As I pointed out in my last post (about the 1998 Smalto scent), in some cases you just have to sample it for yourself, perhaps on multiple occasions (using different application techniques), before you understand it and are able to decide whether you want more than a sample vial. Unfortunately for me, the aficionado/connoisseur/perfumista crowd knows how great vintage scents are, and how rarely one encounters “dreck” in our “hunts.” In fact, I can’t think of one instance of this, though I’ve had more than a few very disappointing experiences spraying on a scent and realizing that there was an awful reformulation done. I can only hope Mr. Dame has a large stock of very old bottles he’s willing to sell me for “pennies on the dollar,” since he apparently views them as worthless. Fear not, as I shall refrain from holding my breath waiting for that to occur !

UPDATE: In the comment section to the FromPyrgos blog post mentioned above, Mr. Ross makes the following comments: “I have a bottle of Grey Flannel that can be no less than 25 years old. It still smells great. But does it smell the way Andre Fromentin and Jacqueline Cochran wanted it to smell when it was formulated and distributed into the market? Probably not… It’s like walking into a movie late and missing the first twenty minutes.”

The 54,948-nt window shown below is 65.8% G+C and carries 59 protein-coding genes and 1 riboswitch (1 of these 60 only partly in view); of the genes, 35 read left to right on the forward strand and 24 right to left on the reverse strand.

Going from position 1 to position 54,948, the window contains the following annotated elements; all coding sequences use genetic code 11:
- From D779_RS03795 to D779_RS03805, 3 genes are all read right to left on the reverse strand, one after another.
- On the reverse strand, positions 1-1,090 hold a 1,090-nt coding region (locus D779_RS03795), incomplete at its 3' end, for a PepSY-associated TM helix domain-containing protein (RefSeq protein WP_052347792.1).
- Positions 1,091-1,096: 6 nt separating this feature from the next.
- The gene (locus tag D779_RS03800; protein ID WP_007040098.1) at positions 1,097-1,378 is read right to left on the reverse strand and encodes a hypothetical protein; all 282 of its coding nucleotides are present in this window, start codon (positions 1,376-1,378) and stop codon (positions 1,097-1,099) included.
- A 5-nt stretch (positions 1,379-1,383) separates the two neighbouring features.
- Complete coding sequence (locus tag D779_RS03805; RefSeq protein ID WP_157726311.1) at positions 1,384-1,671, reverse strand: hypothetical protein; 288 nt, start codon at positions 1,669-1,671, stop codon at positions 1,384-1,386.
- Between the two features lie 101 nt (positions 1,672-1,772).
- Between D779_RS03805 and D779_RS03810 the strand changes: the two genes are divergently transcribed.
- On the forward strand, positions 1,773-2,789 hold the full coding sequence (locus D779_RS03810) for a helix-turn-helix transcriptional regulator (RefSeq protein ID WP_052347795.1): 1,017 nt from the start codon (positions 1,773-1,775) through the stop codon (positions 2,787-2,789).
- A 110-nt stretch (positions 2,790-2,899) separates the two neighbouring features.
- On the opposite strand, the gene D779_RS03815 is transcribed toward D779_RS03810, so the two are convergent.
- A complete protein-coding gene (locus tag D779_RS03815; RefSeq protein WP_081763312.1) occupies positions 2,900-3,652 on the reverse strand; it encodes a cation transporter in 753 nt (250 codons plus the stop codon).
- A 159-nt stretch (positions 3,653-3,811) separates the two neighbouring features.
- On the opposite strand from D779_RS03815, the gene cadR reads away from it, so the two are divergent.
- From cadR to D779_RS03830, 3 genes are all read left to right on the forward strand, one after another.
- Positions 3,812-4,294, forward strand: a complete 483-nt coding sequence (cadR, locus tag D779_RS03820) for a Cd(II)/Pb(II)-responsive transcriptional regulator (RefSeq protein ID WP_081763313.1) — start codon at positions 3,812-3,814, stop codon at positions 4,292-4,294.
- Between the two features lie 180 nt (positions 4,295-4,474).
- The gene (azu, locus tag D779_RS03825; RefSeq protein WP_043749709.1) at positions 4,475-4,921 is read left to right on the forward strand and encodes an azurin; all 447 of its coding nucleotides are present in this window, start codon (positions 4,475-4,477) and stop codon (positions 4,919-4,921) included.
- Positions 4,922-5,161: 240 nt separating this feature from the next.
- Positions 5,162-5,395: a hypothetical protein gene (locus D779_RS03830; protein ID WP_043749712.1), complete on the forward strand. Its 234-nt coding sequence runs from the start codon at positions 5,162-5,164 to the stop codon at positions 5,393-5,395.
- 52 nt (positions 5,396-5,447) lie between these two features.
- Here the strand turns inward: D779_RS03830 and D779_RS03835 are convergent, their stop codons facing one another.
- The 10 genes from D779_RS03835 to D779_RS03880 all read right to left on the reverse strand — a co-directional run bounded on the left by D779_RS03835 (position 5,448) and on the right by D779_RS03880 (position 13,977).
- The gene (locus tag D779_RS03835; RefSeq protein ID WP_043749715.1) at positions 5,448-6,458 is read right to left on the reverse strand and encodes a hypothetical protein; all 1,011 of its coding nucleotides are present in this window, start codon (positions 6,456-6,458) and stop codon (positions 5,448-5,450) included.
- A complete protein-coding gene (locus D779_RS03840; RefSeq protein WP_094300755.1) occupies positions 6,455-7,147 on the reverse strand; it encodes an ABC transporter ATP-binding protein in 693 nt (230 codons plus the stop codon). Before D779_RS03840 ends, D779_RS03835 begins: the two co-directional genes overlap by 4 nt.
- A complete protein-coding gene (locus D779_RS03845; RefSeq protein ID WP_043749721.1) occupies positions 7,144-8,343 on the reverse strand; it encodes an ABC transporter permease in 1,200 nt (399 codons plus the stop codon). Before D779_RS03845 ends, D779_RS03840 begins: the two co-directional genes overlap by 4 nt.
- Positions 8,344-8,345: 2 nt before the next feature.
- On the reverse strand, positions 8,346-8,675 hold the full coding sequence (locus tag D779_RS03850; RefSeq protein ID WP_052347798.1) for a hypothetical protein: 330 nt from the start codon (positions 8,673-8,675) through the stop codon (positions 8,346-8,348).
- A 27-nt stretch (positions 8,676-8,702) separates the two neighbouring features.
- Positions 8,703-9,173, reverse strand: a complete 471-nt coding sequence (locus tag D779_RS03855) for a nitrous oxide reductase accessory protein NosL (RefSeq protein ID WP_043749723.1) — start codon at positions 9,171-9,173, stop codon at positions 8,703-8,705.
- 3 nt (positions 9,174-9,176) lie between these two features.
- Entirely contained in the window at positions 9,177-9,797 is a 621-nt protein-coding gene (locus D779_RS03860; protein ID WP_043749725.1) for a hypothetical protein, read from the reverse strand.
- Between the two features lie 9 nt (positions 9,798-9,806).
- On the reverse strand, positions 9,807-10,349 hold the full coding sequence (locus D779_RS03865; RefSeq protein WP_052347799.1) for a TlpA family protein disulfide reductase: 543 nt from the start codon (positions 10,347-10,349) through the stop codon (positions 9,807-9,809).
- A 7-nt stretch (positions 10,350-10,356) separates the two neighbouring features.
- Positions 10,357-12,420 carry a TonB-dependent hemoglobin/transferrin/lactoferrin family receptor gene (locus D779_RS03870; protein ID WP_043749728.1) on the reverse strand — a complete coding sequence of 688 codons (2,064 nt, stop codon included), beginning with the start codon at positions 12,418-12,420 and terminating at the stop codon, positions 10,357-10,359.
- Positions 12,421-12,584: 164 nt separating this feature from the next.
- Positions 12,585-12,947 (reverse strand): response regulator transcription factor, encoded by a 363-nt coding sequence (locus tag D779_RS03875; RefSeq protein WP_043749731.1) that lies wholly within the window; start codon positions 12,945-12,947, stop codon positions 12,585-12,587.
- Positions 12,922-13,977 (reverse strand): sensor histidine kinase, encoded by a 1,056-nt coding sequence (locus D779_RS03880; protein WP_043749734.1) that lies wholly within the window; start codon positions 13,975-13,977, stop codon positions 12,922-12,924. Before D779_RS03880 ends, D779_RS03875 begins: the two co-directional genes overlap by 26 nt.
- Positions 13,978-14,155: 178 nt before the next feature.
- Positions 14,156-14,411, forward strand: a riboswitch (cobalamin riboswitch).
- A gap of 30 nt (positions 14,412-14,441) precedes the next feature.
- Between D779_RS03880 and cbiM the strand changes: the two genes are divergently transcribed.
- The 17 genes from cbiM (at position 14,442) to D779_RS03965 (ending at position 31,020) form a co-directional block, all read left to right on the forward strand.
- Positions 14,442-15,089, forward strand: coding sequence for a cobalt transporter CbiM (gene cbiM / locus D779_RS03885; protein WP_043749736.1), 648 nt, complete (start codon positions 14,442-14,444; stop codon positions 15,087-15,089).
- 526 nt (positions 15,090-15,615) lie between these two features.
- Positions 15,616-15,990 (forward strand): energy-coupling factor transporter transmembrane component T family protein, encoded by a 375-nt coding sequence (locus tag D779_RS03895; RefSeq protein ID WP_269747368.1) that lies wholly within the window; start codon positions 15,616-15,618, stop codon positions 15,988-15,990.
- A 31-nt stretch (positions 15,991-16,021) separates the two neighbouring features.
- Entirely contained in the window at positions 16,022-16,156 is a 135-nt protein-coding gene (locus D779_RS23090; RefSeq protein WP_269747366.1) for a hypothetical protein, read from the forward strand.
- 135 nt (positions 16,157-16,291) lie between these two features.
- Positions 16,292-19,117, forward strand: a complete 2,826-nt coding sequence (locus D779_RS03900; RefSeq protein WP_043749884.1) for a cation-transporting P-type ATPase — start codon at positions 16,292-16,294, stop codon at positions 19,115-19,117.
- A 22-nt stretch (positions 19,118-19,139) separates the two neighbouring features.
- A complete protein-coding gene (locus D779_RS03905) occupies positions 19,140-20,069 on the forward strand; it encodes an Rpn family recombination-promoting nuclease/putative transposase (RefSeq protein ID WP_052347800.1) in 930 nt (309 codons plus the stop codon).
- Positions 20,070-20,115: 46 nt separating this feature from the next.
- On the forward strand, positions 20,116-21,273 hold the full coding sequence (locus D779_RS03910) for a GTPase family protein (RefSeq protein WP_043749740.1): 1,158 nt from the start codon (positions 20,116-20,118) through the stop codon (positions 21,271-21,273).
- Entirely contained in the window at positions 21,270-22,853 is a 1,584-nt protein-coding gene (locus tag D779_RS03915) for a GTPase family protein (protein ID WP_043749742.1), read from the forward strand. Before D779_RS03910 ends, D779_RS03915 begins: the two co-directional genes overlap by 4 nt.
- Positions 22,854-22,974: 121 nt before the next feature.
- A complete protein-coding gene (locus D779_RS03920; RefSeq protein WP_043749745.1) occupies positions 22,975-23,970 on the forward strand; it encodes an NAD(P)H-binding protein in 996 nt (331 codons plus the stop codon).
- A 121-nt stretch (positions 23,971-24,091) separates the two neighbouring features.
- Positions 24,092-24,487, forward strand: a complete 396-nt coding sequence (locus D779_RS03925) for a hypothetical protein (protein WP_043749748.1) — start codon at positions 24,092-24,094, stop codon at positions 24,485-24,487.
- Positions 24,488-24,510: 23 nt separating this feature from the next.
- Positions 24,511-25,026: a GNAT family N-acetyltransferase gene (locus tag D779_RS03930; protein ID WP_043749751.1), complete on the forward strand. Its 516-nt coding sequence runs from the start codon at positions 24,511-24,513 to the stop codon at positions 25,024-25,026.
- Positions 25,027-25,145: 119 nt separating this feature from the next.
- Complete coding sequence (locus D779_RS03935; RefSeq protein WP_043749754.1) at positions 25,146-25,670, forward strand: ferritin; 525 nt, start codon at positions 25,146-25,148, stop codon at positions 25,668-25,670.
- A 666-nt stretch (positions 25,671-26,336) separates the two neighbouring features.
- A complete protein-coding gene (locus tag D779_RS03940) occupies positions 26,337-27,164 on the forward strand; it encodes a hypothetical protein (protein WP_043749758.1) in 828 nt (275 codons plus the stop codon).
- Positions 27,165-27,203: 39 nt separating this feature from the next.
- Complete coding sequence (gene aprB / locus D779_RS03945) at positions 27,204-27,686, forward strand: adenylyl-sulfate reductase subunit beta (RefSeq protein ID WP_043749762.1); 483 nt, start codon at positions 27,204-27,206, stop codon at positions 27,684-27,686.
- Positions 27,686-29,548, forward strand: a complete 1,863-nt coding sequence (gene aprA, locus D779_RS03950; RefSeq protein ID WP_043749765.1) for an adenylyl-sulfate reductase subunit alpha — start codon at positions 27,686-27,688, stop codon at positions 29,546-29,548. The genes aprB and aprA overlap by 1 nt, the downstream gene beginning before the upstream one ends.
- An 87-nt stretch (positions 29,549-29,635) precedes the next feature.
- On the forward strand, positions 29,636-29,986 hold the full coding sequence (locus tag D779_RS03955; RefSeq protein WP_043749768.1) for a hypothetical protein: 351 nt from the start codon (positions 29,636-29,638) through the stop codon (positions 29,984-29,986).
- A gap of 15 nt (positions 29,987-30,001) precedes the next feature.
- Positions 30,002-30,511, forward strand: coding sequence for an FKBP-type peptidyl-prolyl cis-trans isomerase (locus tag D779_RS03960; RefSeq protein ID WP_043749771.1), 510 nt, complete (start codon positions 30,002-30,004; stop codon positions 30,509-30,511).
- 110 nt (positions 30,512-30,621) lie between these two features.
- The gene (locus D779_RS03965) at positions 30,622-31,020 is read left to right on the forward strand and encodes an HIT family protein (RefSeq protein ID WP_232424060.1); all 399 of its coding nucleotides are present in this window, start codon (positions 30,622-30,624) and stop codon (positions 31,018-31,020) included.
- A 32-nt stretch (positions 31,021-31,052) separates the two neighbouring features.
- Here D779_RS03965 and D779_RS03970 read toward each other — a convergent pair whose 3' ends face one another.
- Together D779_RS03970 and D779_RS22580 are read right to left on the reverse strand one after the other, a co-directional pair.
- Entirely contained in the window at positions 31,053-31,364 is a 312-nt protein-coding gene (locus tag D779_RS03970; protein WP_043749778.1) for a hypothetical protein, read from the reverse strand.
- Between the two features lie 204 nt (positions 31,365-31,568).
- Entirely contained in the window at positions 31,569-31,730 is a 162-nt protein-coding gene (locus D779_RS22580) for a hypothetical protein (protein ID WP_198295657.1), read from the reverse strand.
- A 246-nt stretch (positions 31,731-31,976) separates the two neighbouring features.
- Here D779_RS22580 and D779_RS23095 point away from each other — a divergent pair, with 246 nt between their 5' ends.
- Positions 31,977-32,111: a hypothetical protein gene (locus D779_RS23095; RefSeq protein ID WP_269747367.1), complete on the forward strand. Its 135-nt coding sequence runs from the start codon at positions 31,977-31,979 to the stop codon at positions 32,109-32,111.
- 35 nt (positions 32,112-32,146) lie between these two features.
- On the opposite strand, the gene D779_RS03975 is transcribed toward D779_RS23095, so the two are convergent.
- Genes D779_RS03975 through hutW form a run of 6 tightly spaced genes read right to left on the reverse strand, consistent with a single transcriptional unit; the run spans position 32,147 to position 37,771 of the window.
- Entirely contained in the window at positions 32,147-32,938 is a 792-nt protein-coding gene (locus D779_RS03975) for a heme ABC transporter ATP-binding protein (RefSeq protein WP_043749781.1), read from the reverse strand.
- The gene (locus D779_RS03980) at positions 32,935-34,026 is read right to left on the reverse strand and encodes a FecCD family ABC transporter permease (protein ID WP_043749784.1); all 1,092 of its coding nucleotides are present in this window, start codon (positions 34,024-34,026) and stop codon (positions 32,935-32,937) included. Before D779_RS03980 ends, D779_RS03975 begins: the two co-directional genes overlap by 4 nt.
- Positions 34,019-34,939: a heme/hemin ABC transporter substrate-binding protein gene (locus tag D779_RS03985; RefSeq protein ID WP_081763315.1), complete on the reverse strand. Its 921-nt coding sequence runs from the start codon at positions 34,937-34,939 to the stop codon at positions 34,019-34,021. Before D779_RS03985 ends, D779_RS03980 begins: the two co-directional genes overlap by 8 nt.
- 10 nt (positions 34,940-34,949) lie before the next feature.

I would say it is like walking into a movie theater right when the movie begins, missing the advertisements and/or trailers. However, the most important point here (to me) is that I couldn’t care less what anyone intended, as that is only relevant if you think of these concoctions as “fine art,” which Mr. Ross has argued against! Even with fine art, many people don’t realize that what some “masterpieces” look like today is not what they looked like originally (examples range as wide as ancient Greek sculpture and oil paintings by da Vinci!). Instead, for me it’s only about the olfactory pleasure I can derive from a bottle that I own (and it must last several hours). A recent example is a first formulation bottle of O de Lancome I acquired. I have the newest formulation as well, and find it too sharp and unbalanced (I generally dislike citrus-dominant scents), but the original is really wonderful stuff, as good as any niche that tries to do something similar (it’s probably better, in fact). If anyone wants to swap their first formulation O de Lancome for my new one, don’t hesitate to ask !

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Filed under Criticizing the critics.